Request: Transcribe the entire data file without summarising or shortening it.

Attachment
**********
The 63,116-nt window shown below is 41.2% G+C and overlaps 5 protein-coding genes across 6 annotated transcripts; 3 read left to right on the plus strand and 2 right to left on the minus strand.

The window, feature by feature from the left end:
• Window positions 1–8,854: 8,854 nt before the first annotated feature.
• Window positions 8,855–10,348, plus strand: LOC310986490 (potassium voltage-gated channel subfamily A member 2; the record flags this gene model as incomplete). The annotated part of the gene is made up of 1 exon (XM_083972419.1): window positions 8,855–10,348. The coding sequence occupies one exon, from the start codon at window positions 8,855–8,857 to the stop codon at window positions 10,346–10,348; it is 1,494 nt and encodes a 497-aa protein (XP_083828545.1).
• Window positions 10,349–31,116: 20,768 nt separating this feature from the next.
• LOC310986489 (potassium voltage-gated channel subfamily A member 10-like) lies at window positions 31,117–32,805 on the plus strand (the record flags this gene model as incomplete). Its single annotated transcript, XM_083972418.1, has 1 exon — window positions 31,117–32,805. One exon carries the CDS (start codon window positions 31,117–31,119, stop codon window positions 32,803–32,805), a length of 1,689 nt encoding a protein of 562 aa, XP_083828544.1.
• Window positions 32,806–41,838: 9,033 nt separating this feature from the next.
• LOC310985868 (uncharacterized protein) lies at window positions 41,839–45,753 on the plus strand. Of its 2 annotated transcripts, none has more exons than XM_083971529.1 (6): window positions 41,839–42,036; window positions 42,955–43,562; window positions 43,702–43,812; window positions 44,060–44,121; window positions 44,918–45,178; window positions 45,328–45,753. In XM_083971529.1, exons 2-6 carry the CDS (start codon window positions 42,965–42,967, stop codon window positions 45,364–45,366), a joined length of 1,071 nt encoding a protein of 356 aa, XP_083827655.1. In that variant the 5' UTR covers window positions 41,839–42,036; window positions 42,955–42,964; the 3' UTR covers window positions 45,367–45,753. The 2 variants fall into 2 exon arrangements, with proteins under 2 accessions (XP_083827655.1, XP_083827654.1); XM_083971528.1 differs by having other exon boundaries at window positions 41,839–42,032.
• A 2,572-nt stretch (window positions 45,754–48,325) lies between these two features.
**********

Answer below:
The 63,116-nt window shown below is 41.2% G+C and overlaps 5 protein-coding genes across 6 annotated transcripts; 3 read left to right on the plus strand and 2 right to left on the minus strand.

The window, feature by feature from the left end:
• Window positions 1–8,854: 8,854 nt before the first annotated feature.
• Window positions 8,855–10,348, plus strand: LOC310986490 (potassium voltage-gated channel subfamily A member 2; the record flags this gene model as incomplete). The annotated part of the gene is made up of 1 exon (XM_083972419.1): window positions 8,855–10,348. The coding sequence occupies one exon, from the start codon at window positions 8,855–8,857 to the stop codon at window positions 10,346–10,348; it is 1,494 nt and encodes a 497-aa protein (XP_083828545.1).
• Window positions 10,349–31,116: 20,768 nt separating this feature from the next.
• LOC310986489 (potassium voltage-gated channel subfamily A member 10-like) lies at window positions 31,117–32,805 on the plus strand (the record flags this gene model as incomplete). Its single annotated transcript, XM_083972418.1, has 1 exon — window positions 31,117–32,805. One exon carries the CDS (start codon window positions 31,117–31,119, stop codon window positions 32,803–32,805), a length of 1,689 nt encoding a protein of 562 aa, XP_083828544.1.
• Window positions 32,806–41,838: 9,033 nt separating this feature from the next.
• LOC310985868 (uncharacterized protein) lies at window positions 41,839–45,753 on the plus strand. Of its 2 annotated transcripts, none has more exons than XM_083971529.1 (6): window positions 41,839–42,036; window positions 42,955–43,562; window positions 43,702–43,812; window positions 44,060–44,121; window positions 44,918–45,178; window positions 45,328–45,753. In XM_083971529.1, exons 2-6 carry the CDS (start codon window positions 42,965–42,967, stop codon window positions 45,364–45,366), a joined length of 1,071 nt encoding a protein of 356 aa, XP_083827655.1. In that variant the 5' UTR covers window positions 41,839–42,036; window positions 42,955–42,964; the 3' UTR covers window positions 45,367–45,753. The 2 variants fall into 2 exon arrangements, with proteins under 2 accessions (XP_083827655.1, XP_083827654.1); XM_083971528.1 differs by having other exon boundaries at window positions 41,839–42,032.
• A 2,572-nt stretch (window positions 45,754–48,325) lies between these two features.